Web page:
Blue Water, White Death

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Released 2007

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Movie Summary

Director:
James Lipscomb
Released:
2007
Rating:
G
Blue Water, White Death is a 1971 documentary written by Peter Gimbel and directed by Gimbel and James Lipscomb. This is a true-life adventure that takes place before computers and other diving electronics and before much was known about life under the ocean. Peter Gimbel invites a photographer (Stan Waterman), a couple who spear fish and dive (Valerie and Ron Taylor) and a folk singer along on a journey to find and film the great white shark. Wally King narrates this piece, and other cast members include Tom Chapin, Phil Clarkson, Stuart Cody and Peter Lake. Their voyage takes them more than 12,000 miles, nine months, across open water and involves many dangers. The first attempt in capturing the great white on film is made outside Durban, South Africa, amidst the whale harpooning grounds. The divers swim right in the middle of hundreds of feeding white-tip and blue sharks that are feeding on dead whale carcasses and get great footage of the frenzy. They later visit a shipwreck 180 feet below the Indian Ocean surface. Still later, they take on Dangerous Reef in Southern Australia. There, Rodney Fox tells his story about facing a great white attack and surviving. This film has beautiful underwater footage and unique shots of the fearsome predator, the great white.moreless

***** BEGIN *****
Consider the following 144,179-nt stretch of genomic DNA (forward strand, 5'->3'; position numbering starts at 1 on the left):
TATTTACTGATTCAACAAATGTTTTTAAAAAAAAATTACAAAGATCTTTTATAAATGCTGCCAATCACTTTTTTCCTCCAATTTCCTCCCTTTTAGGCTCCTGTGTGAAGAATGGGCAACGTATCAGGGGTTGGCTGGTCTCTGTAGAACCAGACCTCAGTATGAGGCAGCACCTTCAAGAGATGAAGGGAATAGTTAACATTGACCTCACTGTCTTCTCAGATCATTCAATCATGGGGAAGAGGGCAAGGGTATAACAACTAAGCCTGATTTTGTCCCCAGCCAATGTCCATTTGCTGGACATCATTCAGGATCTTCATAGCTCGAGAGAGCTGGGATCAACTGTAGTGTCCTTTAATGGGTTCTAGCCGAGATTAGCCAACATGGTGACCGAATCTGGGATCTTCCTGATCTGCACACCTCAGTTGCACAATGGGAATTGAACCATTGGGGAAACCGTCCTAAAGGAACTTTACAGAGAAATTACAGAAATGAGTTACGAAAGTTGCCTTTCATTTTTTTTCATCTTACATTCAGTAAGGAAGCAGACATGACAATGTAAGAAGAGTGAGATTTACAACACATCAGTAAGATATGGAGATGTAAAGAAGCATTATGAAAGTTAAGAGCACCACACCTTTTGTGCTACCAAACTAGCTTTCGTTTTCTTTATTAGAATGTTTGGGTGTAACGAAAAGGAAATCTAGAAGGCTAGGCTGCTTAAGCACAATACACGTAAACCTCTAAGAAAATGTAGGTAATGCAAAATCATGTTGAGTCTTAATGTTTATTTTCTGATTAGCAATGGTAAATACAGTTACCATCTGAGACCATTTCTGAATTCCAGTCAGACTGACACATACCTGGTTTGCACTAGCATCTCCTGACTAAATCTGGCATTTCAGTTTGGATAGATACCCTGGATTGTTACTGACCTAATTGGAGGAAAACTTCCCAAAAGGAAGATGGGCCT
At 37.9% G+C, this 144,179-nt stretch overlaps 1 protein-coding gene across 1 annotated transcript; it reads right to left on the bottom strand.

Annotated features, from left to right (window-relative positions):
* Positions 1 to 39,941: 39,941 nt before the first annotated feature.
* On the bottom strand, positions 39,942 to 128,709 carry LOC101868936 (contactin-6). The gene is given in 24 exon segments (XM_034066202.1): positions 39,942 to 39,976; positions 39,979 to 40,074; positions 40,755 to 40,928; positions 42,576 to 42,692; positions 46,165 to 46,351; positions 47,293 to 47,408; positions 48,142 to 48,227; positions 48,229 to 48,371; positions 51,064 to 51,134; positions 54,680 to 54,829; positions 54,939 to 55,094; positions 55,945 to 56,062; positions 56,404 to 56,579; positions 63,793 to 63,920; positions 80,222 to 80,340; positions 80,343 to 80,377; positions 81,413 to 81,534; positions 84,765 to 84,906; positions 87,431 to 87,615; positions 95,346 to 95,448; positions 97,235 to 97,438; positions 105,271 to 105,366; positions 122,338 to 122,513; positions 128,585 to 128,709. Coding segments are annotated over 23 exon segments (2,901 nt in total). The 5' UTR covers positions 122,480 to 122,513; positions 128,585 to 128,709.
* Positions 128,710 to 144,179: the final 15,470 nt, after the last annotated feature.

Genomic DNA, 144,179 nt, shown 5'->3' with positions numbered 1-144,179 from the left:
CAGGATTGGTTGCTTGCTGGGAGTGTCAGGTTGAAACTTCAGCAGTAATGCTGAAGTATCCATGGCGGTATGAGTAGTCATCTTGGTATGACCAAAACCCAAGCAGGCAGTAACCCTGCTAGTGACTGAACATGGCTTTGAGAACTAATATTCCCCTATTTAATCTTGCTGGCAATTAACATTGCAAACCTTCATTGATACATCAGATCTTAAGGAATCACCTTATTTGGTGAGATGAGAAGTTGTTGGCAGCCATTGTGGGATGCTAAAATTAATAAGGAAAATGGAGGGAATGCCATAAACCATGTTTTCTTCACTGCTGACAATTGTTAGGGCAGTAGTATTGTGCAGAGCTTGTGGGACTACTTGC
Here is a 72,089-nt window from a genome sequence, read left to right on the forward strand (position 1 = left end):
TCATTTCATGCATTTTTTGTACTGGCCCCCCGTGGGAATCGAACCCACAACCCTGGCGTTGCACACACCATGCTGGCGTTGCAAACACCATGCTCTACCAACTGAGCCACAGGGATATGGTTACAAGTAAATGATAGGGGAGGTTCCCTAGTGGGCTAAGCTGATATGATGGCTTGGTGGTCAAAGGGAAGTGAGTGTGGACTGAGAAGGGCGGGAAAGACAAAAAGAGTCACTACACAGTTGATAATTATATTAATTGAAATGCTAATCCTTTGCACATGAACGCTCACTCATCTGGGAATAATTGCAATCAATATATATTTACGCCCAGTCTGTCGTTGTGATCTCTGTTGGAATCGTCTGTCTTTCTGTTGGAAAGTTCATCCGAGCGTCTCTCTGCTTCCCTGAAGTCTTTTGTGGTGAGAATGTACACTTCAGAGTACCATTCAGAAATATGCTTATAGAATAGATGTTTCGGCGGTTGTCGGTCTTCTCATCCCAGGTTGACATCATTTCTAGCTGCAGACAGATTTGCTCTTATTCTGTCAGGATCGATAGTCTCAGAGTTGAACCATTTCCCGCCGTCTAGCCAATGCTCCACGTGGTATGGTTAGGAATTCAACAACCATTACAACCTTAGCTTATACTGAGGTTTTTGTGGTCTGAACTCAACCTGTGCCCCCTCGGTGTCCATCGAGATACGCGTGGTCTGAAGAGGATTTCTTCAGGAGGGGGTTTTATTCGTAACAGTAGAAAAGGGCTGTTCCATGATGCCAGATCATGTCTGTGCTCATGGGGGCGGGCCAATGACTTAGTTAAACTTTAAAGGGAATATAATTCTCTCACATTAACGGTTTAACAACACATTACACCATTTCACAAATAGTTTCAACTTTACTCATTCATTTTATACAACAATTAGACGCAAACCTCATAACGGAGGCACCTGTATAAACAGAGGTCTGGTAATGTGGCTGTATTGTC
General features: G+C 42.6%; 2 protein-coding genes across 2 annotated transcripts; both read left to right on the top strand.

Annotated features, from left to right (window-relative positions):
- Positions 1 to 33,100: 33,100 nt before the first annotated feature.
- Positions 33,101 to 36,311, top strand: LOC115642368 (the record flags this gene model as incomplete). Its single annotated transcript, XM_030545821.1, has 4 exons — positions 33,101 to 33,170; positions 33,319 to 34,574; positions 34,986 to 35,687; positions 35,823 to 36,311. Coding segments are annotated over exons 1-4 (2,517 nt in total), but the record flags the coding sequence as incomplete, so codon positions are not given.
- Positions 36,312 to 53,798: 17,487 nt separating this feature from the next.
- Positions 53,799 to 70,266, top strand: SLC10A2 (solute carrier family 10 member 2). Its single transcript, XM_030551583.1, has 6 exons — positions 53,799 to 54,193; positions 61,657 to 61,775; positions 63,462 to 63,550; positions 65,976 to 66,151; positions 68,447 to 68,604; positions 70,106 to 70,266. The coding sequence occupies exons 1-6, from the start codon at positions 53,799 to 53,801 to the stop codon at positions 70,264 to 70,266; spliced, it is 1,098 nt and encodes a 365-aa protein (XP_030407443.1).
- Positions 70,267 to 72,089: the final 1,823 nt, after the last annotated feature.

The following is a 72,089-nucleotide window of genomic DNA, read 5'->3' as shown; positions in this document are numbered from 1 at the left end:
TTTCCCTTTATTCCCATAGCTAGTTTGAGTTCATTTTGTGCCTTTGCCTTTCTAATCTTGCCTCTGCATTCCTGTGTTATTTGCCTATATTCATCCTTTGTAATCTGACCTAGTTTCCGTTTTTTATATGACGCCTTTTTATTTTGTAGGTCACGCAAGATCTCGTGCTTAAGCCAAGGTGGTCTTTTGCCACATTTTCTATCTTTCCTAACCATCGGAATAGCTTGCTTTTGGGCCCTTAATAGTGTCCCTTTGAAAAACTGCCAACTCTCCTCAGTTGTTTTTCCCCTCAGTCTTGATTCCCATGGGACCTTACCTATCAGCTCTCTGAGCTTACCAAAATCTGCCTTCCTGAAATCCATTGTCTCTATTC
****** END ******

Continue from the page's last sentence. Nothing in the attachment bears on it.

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    Themes

    Animals, Pets & Nature, The Oceans